TOP 5 BICYCLE PARKING PLANNING MISTAKES
Updated: May 3, 2018
When it comes to bicycle parking, planners beware! There are a number of pitfalls you will want to try and avoid if you can. Through years of practice, I have encountered a number of issues with plans, some even being my own. So, be cautious, and if you can have a second set of eyes help out, take full advantage as some mistakes can be very costly!
Here are your top 5 bicycle parking planning mistakes.
1. PLANNING A BIKE LAYOUT WITHOUT BIKES IN THE RACKS
If you intend on creating a bicycle parking environment, you need to make sure you do your layouts with bikes. I can’t tell you how many times we have encountered planners using racks without bikes in them only to find that the rack styles they are using won’t fit.
Below is an example of a bike room that originally offered U Racks, one of the most popular style bikes racks on the market. The problem was that there weren’t any bikes in the racks. The spacing at first glance had looked like it would work, but we soon found out that we would only have 2’ of aisle space for commuters! #ouch
To ensure your bike parking plans will work, contact Your Bicycle Parking Experts™ @bicycleparking.com. We can help!
2. PLANNING A BIKE LAYOUT WITH THE WRONG BIKE RACKS
When planning your layout, you need to make sure the bike racks you are specifying are the right bike racks. There are several city ordinances that prohibit certain style bike racks, which could make your job a lot more stressful when you find out your bike racks are not an approved style bike rack.
It is strongly suggested you reach out to your cities bicycle parking ordinance division if you are a part of a new construction project in order to grab your cities current bicycle parking planning guide, if you have not already. Projects can be put on hold and sign off dates missed if you get it wrong. Below is an example of a a common bike rack this is not code compliant to meet city code in Sacramento, California.
If you are in need of help with your cities compliance, you can always contact Your Bicycle Parking Experts™ @bicycleparking.com. We can help!
3. PLANNING WITHOUT AMPLE WALKWAY OR LOADING SPACE
Many bike racks require ample walkway or loading space to rack your bike. It is always recommended to refer to your bicycle parking expert to insure spacing is correct. Many ground mounted bike racks require a minimum of 3’ of aisle space and a recommended 6’ of space behind the further most back bike tire.
As for vertical bike racks, it is recommended you have 6’ of aisle space, giving riders the ability to get their bikes on their back tire and maneuver into the vertical bike rack.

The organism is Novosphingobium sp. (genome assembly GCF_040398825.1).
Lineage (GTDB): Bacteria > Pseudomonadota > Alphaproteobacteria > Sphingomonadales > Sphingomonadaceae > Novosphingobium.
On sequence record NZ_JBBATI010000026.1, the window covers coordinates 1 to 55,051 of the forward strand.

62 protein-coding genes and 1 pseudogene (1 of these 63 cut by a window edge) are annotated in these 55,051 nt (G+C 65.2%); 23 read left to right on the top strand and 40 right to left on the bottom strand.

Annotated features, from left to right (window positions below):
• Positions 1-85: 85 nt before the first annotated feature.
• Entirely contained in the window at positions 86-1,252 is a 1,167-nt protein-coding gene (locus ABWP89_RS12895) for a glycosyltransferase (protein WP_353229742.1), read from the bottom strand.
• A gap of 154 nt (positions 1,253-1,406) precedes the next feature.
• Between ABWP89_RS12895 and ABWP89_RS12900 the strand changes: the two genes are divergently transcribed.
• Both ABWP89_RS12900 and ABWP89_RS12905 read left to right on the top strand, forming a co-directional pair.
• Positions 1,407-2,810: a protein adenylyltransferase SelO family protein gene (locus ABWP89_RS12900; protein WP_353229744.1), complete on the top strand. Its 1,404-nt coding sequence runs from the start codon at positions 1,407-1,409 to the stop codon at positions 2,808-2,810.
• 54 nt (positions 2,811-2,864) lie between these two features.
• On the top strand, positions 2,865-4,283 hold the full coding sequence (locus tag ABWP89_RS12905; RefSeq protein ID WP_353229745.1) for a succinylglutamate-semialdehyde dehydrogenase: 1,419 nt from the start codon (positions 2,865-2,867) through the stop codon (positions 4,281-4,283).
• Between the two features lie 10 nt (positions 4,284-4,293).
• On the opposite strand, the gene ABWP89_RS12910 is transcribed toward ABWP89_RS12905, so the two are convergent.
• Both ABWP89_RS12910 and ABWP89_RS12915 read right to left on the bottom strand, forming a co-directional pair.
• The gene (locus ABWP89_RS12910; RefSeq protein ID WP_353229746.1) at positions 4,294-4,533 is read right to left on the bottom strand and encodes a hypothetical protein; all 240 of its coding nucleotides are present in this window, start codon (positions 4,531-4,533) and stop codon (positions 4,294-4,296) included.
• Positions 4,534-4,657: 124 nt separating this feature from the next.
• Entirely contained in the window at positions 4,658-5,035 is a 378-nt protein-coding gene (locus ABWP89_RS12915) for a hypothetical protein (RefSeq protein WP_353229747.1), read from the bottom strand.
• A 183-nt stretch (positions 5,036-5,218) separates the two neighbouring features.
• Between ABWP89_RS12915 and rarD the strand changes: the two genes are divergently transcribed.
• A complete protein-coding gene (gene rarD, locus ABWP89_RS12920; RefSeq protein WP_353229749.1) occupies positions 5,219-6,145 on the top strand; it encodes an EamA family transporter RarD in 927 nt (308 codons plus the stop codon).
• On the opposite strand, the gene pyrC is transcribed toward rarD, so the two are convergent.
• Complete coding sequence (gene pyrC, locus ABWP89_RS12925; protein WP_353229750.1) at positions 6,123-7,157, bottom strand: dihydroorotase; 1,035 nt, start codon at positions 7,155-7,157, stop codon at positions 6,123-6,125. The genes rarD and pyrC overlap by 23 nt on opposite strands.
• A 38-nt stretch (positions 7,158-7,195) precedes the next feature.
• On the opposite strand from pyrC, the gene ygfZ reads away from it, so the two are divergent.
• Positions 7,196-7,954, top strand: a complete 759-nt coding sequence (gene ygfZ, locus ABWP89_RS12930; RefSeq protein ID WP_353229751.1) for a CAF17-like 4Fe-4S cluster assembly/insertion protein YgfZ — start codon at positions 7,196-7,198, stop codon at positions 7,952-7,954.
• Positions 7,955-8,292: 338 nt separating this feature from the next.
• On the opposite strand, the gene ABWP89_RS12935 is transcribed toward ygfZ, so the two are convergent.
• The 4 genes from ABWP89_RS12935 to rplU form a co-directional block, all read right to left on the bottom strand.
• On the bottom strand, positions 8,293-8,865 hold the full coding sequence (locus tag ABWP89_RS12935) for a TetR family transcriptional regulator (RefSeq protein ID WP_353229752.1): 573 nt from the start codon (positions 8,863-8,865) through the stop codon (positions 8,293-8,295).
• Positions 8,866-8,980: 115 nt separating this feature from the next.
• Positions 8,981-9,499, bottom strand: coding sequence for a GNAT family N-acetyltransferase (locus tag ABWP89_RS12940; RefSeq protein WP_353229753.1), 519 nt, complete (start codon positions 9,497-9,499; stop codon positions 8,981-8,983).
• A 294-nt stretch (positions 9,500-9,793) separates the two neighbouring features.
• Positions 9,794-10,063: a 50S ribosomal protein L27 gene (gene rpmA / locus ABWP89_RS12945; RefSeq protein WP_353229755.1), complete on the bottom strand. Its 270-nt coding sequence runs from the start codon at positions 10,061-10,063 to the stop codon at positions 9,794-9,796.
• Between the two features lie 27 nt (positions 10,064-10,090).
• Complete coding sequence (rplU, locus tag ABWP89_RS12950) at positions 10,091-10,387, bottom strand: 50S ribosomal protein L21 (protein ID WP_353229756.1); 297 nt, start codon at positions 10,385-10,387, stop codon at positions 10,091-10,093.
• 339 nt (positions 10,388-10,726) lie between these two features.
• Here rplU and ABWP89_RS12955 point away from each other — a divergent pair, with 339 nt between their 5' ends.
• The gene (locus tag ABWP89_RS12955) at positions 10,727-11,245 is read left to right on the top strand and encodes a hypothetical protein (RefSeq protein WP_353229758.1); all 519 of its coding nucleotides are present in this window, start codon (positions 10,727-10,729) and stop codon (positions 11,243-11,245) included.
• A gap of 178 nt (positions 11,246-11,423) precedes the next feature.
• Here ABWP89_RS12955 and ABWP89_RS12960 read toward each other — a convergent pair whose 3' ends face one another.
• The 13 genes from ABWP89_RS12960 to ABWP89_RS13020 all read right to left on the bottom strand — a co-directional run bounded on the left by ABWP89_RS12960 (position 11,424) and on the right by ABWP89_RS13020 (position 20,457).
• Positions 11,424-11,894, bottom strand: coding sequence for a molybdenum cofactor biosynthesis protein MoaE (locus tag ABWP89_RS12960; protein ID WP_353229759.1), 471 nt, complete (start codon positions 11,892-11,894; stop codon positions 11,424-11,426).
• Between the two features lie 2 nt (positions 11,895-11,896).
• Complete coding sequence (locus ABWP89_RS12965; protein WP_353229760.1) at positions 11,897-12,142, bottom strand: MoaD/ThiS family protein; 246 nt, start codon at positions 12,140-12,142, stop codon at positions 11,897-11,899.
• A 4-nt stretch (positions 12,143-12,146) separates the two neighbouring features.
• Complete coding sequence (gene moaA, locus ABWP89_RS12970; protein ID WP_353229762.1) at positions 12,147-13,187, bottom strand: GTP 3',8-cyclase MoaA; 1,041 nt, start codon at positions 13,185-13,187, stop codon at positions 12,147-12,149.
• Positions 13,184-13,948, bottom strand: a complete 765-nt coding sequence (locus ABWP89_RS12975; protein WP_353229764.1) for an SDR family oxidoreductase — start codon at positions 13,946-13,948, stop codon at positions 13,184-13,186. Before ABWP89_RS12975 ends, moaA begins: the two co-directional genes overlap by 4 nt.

As with vertical bike racks, most double deck bike racks require at lest 6’ of loading space and some lift assist double deck bike racks could use 8’.
Not sure the space of the aisle space you need? You can always contact Your Bicycle Parking Experts™ @bicycleparking.com. We can help!
4. MOUNTING MISTAKES
There are several ways you can anchor or assemble a bike rack, from in ground mounting, concrete mount, free standing, asphalt, to earth anchoring plays an important role to the life of you parking product.
In-ground mount vs in ground surface mount. Many racks and site furnishings products offer installers to anchor an in-ground mount with a stinger, which will then act as a surface mount anchoring point. When this is the case, it is often better to just anchor into concrete, instead of boring a 12” hole and dropping a bike rack.
Concrete needs to cure. Make sure that if a pad is poured and a concrete anchoring option has been selected, make sure you do not anchor into green concrete. The outcome will not go over well with the rack owner.
Asphalt anchors. You should never anchor a concrete anchor into asphalt or pavement. Within days the pullout strength of the anchor will be void as pavement or asphalt both expand and contract with cold and warm weather, which opens the anchors hole. It is suggested you use a 10” or more anchor that comes with an epoxy that will allow you to anchor into pavement or asphalt and carry the same pullout strength as a concrete anchor. I suggest checking in with the team over at Bolt Hold for help with any pavement or asphalt installations.
For dirt, try to avoid a long rod/epoxy combo. These often fail unless attached to a large free-standing rack. It is best you purchase an in ground mount. This may take a little more time, but the safety and security will pay off! Need to know how to install an in ground bike rack? Check out the video below, courtesy of the team over at PVPC.
Not sure which mounting option you should use? You can always contact Your Bicycle Parking Experts™ @bicycleparking.com. We can help!
5. RUST TO FINISH
If you plan on purchasing a steel bike rack, beware! Depending on your location and proximity to salt, your bike rack could end up looking like a rusty mess.
If you are within a mile from the ocean, stainless steel is your best bet, followed by aluminum, then cold steel. If price is an issue, then galvanized/thermoplastic over your steel rack may stand a chance. If you are near salt (desalting areas), then may also want to opt for stainless or aluminium as your first choice, followed by galvanized thermoplastic as your second choice.
Not sure which finish you should use? You can always contact Your Bicycle Parking Experts™ @bicycleparking.com. We can help!
Thanks for tuning in, and remember, bicycle parking is our business!